Where is Baby’s Dreidel by Karen Katz It’s Chanukah, and Baby wants to spin the dreidel–but where is it? Children can lift the flaps to find Chanukah symbols while they join Baby in this fun-filled, hide-and-seek adventure. A wonderful Chanukah treat for babies!
Bright Baby Touch and Feel Hanukkah by Roger Priddy This is an ideal first board book to share with your baby or toddler as a first step to discovering Hanukkah traditions. The pages feature familiar Hanukkah images, such as lighting candles, eating latkes and playing dreidel, and there are lots of different touch-and-feel textures, which little fingers will love to explore.
Hanukkah Bear by Eric A. Kimmel Almost blind and deaf, a woman known for her delicious latkes mistakes a visiting bear for her rabbi. A retelling of The Chanukkah Guest (Holiday House, 1990, o.p.) with new illustrations.
The Count’s Hanukkah Countdown by Tilda Balsley At a gala Hanukkah party on Sesame Street, Grover and the Count welcome visiting Israeli Muppet friends Brosh and Avigail, tell the story of Hanukkah, feast on latkes, and learn that EIGHT is the perfect Hanukkah number.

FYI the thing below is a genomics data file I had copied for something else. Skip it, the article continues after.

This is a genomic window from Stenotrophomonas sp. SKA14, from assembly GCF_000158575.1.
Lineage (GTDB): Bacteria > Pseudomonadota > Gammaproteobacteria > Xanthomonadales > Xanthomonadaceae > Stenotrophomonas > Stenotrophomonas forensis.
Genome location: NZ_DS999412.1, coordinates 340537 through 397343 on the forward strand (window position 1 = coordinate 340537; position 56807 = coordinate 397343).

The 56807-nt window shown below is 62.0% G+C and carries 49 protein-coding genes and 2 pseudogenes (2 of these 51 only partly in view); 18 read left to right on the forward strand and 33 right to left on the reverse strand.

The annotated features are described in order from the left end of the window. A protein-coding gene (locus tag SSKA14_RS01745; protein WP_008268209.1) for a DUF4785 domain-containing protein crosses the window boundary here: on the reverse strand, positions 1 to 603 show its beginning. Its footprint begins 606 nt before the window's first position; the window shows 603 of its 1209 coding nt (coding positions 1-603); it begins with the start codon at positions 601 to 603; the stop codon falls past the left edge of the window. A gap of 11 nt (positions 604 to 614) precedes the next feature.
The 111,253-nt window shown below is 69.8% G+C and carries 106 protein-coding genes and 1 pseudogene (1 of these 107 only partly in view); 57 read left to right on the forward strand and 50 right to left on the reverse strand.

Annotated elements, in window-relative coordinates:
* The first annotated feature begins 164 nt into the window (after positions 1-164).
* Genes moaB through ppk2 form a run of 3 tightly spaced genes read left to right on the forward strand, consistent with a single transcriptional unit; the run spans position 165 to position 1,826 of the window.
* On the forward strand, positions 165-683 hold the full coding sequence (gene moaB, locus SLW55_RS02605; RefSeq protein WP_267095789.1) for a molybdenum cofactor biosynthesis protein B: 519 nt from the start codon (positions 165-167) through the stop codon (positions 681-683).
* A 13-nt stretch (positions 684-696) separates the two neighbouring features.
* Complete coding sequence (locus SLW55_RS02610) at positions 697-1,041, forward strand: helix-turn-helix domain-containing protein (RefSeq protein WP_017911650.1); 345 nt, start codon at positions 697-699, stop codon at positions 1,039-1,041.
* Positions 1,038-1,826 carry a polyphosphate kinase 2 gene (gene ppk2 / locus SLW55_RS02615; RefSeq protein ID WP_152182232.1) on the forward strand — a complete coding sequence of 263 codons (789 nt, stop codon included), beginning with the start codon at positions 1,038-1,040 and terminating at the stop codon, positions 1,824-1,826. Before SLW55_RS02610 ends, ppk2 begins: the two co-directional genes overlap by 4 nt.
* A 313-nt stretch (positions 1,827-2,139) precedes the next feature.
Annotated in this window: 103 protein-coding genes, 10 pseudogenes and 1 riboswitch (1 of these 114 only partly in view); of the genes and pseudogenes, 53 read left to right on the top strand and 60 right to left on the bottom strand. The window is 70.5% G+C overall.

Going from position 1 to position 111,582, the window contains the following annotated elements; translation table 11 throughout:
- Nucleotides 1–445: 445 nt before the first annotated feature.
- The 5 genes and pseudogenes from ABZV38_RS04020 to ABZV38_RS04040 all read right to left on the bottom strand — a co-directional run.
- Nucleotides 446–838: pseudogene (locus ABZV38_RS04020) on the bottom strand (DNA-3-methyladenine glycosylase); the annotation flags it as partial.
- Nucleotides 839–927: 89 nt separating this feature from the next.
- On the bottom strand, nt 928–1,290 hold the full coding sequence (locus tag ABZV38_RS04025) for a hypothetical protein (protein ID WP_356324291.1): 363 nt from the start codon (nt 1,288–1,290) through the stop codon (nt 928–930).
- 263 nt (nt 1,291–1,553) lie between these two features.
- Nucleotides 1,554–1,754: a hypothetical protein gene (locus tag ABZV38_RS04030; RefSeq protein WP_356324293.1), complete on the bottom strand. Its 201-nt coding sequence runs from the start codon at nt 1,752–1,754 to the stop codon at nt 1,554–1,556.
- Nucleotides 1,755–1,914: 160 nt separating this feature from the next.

Honeyky Hanukkah by Woody Guthrie A Bank Street College of Education Best Children’s Book of the Year, 2015 “Latkes and goody things all over town, it’s Honeyky Hanukah time!” In Woody Guthrie’s rowdy, funny celebration of Hanukah, a young boy and his dog move merrily from house to house, gathering up family and friends for a big feast. With an accompanying CD, featuring Guthrie’s song recorded by the Klezmatics, this is a Hanukah book you can dance to!
Best Chanukah Books For Children: Picture Books
Dear Santa, Love, Rachel Rosenstein by Amanda Peet Rachel Rosenstein is determined to celebrate Christmas this year—and the fact that her family is Jewish is not going to stop her. In a series of hilarious and heartwarming mishaps, Rachel writes a letter to Santa explaining her cause, pays him a visit at the mall, and covertly decorates her house on Christmas Eve (right down to latkes for Santa and his reindeer). And while Rachel may wrestle with her culture, customs, and love of sparkly Christmas ornaments, she also comes away with a brighter understanding of her own identity and of the gift of friends and family.